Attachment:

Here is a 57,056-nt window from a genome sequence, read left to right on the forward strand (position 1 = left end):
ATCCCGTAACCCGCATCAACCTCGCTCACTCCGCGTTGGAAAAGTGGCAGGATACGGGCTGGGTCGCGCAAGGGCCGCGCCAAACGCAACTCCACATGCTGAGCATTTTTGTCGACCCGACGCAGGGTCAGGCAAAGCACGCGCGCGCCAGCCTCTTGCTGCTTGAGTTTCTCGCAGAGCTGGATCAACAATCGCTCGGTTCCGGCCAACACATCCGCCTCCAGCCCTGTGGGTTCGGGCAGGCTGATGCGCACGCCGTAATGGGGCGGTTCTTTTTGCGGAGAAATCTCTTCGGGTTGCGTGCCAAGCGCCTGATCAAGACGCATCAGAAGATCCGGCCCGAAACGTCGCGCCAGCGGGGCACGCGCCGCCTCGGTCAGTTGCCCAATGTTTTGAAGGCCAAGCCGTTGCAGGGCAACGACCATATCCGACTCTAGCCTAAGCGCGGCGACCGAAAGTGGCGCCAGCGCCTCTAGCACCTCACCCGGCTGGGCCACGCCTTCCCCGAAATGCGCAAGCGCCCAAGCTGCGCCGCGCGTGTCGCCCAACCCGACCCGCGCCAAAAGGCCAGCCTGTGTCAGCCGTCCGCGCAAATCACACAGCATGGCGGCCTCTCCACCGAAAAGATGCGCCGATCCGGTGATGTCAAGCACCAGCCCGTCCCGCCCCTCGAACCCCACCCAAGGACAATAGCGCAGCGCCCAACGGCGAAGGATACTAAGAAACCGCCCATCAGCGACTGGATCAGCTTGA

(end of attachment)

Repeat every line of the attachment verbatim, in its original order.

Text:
Here is a 57,056-nt window from a genome sequence, read left to right on the forward strand (position 1 = left end):
ATCCCGTAACCCGCATCAACCTCGCTCACTCCGCGTTGGAAAAGTGGCAGGATACGGGCTGGGTCGCGCAAGGGCCGCGCCAAACGCAACTCCACATGCTGAGCATTTTTGTCGACCCGACGCAGGGTCAGGCAAAGCACGCGCGCGCCAGCCTCTTGCTGCTTGAGTTTCTCGCAGAGCTGGATCAACAATCGCTCGGTTCCGGCCAACACATCCGCCTCCAGCCCTGTGGGTTCGGGCAGGCTGATGCGCACGCCGTAATGGGGCGGTTCTTTTTGCGGAGAAATCTCTTCGGGTTGCGTGCCAAGCGCCTGATCAAGACGCATCAGAAGATCCGGCCCGAAACGTCGCGCCAGCGGGGCACGCGCCGCCTCGGTCAGTTGCCCAATGTTTTGAAGGCCAAGCCGTTGCAGGGCAACGACCATATCCGACTCTAGCCTAAGCGCGGCGACCGAAAGTGGCGCCAGCGCCTCTAGCACCTCACCCGGCTGGGCCACGCCTTCCCCGAAATGCGCAAGCGCCCAAGCTGCGCCGCGCGTGTCGCCCAACCCGACCCGCGCCAAAAGGCCAGCCTGTGTCAGCCGTCCGCGCAAATCACACAGCATGGCGGCCTCTCCACCGAAAAGATGCGCCGATCCGGTGATGTCAAGCACCAGCCCGTCCCGCCCCTCGAACCCCACCCAAGGACAATAGCGCAGCGCCCAACGGCGAAGGATACTAAGAAACCGCCCATCAGCGACTGGATCAGCTTGA